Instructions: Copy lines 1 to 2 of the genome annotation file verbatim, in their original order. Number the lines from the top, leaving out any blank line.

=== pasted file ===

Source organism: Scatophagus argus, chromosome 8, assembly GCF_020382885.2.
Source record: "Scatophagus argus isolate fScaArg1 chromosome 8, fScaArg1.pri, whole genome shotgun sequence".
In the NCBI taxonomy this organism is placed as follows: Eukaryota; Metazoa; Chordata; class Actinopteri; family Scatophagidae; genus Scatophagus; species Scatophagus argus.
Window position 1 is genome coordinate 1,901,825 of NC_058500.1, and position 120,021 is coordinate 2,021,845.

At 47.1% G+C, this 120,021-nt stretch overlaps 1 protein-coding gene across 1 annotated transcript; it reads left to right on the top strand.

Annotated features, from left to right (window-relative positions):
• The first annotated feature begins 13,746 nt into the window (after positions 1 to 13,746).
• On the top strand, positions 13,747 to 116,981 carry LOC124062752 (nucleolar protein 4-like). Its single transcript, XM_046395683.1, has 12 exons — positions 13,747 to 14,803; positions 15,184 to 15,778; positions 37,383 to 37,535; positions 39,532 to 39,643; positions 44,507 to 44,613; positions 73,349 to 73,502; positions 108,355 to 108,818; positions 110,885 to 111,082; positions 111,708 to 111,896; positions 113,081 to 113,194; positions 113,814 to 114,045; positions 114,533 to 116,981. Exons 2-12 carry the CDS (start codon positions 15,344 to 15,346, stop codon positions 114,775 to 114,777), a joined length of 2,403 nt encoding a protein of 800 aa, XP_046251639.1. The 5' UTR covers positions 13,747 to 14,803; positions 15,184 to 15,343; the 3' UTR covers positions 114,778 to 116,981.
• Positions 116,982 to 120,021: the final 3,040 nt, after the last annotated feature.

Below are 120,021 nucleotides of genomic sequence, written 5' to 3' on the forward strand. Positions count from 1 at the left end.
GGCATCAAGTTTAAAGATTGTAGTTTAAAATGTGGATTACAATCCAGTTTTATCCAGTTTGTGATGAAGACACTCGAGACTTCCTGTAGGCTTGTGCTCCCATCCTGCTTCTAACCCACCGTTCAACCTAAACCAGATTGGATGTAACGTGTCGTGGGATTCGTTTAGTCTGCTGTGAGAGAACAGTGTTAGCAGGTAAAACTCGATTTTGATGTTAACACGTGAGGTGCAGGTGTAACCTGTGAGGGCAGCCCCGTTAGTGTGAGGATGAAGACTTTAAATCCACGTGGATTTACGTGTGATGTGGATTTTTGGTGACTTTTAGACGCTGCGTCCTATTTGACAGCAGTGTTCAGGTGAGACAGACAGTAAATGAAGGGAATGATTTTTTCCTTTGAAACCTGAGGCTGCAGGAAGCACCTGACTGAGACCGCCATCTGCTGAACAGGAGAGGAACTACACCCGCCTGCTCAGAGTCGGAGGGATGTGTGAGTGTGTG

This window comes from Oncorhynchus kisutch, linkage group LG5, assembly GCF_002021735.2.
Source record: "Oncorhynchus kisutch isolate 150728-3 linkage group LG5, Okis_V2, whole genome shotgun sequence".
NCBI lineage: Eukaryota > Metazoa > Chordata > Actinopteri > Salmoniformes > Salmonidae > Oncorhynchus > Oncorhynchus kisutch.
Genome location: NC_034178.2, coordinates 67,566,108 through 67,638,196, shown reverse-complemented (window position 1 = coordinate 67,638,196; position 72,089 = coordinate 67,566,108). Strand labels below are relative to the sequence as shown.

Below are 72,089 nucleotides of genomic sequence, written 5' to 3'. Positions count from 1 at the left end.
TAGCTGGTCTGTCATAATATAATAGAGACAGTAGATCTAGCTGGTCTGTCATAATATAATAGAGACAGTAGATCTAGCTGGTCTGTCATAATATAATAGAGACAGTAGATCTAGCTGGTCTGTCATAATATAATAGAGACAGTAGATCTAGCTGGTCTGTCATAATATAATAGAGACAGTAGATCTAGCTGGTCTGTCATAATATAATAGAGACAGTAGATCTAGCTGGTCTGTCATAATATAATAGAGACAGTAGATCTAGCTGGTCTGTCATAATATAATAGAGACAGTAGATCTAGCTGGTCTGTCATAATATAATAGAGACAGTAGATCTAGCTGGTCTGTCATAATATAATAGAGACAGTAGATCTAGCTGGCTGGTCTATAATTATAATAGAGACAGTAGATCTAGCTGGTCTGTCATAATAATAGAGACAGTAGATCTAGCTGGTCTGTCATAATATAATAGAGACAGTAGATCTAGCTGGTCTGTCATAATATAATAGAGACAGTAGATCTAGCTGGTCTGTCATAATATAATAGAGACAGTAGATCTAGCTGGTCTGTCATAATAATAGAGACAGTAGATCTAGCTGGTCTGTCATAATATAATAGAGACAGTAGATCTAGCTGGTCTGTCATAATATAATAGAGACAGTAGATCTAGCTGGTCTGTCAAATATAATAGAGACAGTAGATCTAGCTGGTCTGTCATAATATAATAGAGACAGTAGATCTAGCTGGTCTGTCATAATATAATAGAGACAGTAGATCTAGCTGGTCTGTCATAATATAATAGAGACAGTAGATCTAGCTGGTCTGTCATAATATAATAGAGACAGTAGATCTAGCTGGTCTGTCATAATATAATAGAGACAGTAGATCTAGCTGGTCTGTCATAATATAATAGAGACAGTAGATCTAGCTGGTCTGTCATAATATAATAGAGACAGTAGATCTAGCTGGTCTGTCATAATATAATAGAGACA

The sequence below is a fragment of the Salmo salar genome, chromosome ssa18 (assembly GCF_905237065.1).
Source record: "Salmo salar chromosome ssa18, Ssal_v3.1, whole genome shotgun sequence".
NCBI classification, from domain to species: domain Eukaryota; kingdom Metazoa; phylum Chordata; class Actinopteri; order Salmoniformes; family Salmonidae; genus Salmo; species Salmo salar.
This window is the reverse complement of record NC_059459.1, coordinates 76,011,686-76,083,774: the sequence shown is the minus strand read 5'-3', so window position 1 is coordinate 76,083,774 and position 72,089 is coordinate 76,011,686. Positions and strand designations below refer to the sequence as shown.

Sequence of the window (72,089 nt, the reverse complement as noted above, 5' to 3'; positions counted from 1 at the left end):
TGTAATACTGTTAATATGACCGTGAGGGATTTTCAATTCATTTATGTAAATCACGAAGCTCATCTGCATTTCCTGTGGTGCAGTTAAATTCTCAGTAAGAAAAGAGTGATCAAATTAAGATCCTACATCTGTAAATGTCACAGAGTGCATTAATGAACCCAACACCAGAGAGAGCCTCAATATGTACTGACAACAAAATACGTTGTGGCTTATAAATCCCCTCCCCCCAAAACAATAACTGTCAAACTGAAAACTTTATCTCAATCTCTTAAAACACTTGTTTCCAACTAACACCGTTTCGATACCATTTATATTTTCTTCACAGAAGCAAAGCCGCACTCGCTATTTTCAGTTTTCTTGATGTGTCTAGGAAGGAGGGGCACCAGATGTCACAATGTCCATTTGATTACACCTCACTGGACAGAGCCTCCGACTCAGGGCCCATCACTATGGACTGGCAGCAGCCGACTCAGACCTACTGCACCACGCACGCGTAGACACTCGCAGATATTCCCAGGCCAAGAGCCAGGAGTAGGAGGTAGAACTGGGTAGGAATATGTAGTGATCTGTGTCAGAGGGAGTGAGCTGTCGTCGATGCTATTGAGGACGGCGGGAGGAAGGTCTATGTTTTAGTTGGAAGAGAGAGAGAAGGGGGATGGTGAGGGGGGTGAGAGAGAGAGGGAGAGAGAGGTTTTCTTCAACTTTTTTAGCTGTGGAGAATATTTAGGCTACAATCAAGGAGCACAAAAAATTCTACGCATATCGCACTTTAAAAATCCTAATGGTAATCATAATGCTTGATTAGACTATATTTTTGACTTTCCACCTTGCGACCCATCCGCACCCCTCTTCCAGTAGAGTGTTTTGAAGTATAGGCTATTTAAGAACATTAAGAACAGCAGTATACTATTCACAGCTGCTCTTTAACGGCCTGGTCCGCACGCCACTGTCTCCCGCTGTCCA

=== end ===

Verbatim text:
Source organism: Scatophagus argus, chromosome 8, assembly GCF_020382885.2.
Source record: "Scatophagus argus isolate fScaArg1 chromosome 8, fScaArg1.pri, whole genome shotgun sequence".